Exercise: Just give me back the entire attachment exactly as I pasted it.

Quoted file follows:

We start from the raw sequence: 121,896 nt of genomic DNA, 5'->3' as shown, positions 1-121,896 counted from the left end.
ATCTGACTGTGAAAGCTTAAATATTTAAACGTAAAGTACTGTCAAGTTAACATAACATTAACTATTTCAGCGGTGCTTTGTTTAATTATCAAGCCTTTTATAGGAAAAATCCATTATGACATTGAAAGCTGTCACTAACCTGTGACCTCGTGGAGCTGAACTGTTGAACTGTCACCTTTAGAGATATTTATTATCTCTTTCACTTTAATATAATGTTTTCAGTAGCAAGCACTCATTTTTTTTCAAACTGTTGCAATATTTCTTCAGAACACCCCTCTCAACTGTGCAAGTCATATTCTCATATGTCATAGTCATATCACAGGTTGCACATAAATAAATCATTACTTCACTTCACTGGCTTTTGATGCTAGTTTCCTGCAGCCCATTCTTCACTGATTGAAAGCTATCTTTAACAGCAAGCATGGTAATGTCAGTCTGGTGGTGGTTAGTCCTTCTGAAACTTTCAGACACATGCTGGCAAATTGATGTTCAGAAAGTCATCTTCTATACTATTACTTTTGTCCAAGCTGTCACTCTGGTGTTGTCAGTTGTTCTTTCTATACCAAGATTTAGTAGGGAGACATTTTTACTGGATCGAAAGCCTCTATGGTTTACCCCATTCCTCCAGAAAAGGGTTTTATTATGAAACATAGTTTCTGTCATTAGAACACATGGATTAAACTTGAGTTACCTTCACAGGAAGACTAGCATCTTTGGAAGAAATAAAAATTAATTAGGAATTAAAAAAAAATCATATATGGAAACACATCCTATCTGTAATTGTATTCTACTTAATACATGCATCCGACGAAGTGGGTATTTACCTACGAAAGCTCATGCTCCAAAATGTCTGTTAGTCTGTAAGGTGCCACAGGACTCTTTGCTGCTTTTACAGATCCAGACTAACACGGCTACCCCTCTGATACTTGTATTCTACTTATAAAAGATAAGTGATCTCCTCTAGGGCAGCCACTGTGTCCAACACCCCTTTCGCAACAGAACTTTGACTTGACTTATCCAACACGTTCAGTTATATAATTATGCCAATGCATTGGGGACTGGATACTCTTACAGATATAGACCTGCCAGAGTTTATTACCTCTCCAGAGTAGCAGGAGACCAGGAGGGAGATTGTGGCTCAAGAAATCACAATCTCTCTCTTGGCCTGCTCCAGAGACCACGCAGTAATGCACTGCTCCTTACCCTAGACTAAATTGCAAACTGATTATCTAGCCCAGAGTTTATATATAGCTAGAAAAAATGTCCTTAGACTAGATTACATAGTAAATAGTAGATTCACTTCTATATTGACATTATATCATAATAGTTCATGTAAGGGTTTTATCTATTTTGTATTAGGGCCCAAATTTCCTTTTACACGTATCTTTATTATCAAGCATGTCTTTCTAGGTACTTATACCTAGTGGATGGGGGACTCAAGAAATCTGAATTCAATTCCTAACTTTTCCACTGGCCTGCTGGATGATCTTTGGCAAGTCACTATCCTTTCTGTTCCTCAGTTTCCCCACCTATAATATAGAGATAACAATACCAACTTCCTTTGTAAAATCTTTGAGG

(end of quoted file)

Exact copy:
We start from the raw sequence: 121,896 nt of genomic DNA, 5'->3' as shown, positions 1-121,896 counted from the left end.
ATCTGACTGTGAAAGCTTAAATATTTAAACGTAAAGTACTGTCAAGTTAACATAACATTAACTATTTCAGCGGTGCTTTGTTTAATTATCAAGCCTTTTATAGGAAAAATCCATTATGACATTGAAAGCTGTCACTAACCTGTGACCTCGTGGAGCTGAACTGTTGAACTGTCACCTTTAGAGATATTTATTATCTCTTTCACTTTAATATAATGTTTTCAGTAGCAAGCACTCATTTTTTTTCAAACTGTTGCAATATTTCTTCAGAACACCCCTCTCAACTGTGCAAGTCATATTCTCATATGTCATAGTCATATCACAGGTTGCACATAAATAAATCATTACTTCACTTCACTGGCTTTTGATGCTAGTTTCCTGCAGCCCATTCTTCACTGATTGAAAGCTATCTTTAACAGCAAGCATGGTAATGTCAGTCTGGTGGTGGTTAGTCCTTCTGAAACTTTCAGACACATGCTGGCAAATTGATGTTCAGAAAGTCATCTTCTATACTATTACTTTTGTCCAAGCTGTCACTCTGGTGTTGTCAGTTGTTCTTTCTATACCAAGATTTAGTAGGGAGACATTTTTACTGGATCGAAAGCCTCTATGGTTTACCCCATTCCTCCAGAAAAGGGTTTTATTATGAAACATAGTTTCTGTCATTAGAACACATGGATTAAACTTGAGTTACCTTCACAGGAAGACTAGCATCTTTGGAAGAAATAAAAATTAATTAGGAATTAAAAAAAAATCATATATGGAAACACATCCTATCTGTAATTGTATTCTACTTAATACATGCATCCGACGAAGTGGGTATTTACCTACGAAAGCTCATGCTCCAAAATGTCTGTTAGTCTGTAAGGTGCCACAGGACTCTTTGCTGCTTTTACAGATCCAGACTAACACGGCTACCCCTCTGATACTTGTATTCTACTTATAAAAGATAAGTGATCTCCTCTAGGGCAGCCACTGTGTCCAACACCCCTTTCGCAACAGAACTTTGACTTGACTTATCCAACACGTTCAGTTATATAATTATGCCAATGCATTGGGGACTGGATACTCTTACAGATATAGACCTGCCAGAGTTTATTACCTCTCCAGAGTAGCAGGAGACCAGGAGGGAGATTGTGGCTCAAGAAATCACAATCTCTCTCTTGGCCTGCTCCAGAGACCACGCAGTAATGCACTGCTCCTTACCCTAGACTAAATTGCAAACTGATTATCTAGCCCAGAGTTTATATATAGCTAGAAAAAATGTCCTTAGACTAGATTACATAGTAAATAGTAGATTCACTTCTATATTGACATTATATCATAATAGTTCATGTAAGGGTTTTATCTATTTTGTATTAGGGCCCAAATTTCCTTTTACACGTATCTTTATTATCAAGCATGTCTTTCTAGGTACTTATACCTAGTGGATGGGGGACTCAAGAAATCTGAATTCAATTCCTAACTTTTCCACTGGCCTGCTGGATGATCTTTGGCAAGTCACTATCCTTTCTGTTCCTCAGTTTCCCCACCTATAATATAGAGATAACAATACCAACTTCCTTTGTAAAATCTTTGAGG